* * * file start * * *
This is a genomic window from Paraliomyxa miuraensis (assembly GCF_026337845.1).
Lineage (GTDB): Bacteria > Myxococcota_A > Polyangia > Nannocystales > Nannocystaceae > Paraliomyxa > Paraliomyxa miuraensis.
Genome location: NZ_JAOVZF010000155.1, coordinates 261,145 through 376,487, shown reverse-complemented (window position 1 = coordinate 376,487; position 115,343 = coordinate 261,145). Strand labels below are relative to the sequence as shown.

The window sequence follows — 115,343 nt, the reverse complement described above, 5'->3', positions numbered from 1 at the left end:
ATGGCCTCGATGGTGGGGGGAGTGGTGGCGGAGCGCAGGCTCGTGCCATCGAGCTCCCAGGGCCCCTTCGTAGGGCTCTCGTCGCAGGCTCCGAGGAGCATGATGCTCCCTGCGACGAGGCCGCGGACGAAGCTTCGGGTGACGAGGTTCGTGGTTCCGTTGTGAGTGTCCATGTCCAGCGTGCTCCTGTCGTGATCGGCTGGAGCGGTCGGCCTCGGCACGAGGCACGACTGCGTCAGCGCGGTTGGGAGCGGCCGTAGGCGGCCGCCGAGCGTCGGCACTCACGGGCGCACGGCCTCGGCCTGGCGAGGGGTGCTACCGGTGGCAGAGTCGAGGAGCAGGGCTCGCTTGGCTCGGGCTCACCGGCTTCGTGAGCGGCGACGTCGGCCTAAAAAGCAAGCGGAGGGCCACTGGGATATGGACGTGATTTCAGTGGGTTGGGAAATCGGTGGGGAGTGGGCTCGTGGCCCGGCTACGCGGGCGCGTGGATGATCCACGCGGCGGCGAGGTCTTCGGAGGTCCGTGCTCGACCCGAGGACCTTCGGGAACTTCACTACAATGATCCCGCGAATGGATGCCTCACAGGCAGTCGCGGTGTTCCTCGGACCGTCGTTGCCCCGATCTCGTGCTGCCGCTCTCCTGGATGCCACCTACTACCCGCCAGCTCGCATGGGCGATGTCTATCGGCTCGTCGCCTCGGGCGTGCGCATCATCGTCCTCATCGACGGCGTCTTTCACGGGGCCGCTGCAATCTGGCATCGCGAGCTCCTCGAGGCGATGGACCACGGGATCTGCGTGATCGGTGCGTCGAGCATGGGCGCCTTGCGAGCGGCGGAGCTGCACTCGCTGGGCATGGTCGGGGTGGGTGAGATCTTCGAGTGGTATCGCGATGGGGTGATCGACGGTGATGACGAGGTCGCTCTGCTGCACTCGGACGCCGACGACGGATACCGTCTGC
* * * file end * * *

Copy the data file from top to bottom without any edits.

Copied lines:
This is a genomic window from Paraliomyxa miuraensis (assembly GCF_026337845.1).
Lineage (GTDB): Bacteria > Myxococcota_A > Polyangia > Nannocystales > Nannocystaceae > Paraliomyxa > Paraliomyxa miuraensis.
Genome location: NZ_JAOVZF010000155.1, coordinates 261,145 through 376,487, shown reverse-complemented (window position 1 = coordinate 376,487; position 115,343 = coordinate 261,145). Strand labels below are relative to the sequence as shown.

The window sequence follows — 115,343 nt, the reverse complement described above, 5'->3', positions numbered from 1 at the left end:
ATGGCCTCGATGGTGGGGGGAGTGGTGGCGGAGCGCAGGCTCGTGCCATCGAGCTCCCAGGGCCCCTTCGTAGGGCTCTCGTCGCAGGCTCCGAGGAGCATGATGCTCCCTGCGACGAGGCCGCGGACGAAGCTTCGGGTGACGAGGTTCGTGGTTCCGTTGTGAGTGTCCATGTCCAGCGTGCTCCTGTCGTGATCGGCTGGAGCGGTCGGCCTCGGCACGAGGCACGACTGCGTCAGCGCGGTTGGGAGCGGCCGTAGGCGGCCGCCGAGCGTCGGCACTCACGGGCGCACGGCCTCGGCCTGGCGAGGGGTGCTACCGGTGGCAGAGTCGAGGAGCAGGGCTCGCTTGGCTCGGGCTCACCGGCTTCGTGAGCGGCGACGTCGGCCTAAAAAGCAAGCGGAGGGCCACTGGGATATGGACGTGATTTCAGTGGGTTGGGAAATCGGTGGGGAGTGGGCTCGTGGCCCGGCTACGCGGGCGCGTGGATGATCCACGCGGCGGCGAGGTCTTCGGAGGTCCGTGCTCGACCCGAGGACCTTCGGGAACTTCACTACAATGATCCCGCGAATGGATGCCTCACAGGCAGTCGCGGTGTTCCTCGGACCGTCGTTGCCCCGATCTCGTGCTGCCGCTCTCCTGGATGCCACCTACTACCCGCCAGCTCGCATGGGCGATGTCTATCGGCTCGTCGCCTCGGGCGTGCGCATCATCGTCCTCATCGACGGCGTCTTTCACGGGGCCGCTGCAATCTGGCATCGCGAGCTCCTCGAGGCGATGGACCACGGGATCTGCGTGATCGGTGCGTCGAGCATGGGCGCCTTGCGAGCGGCGGAGCTGCACTCGCTGGGCATGGTCGGGGTGGGTGAGATCTTCGAGTGGTATCGCGATGGGGTGATCGACGGTGATGACGAGGTCGCTCTGCTGCACTCGGACGCCGACGACGGATACCGTCTGC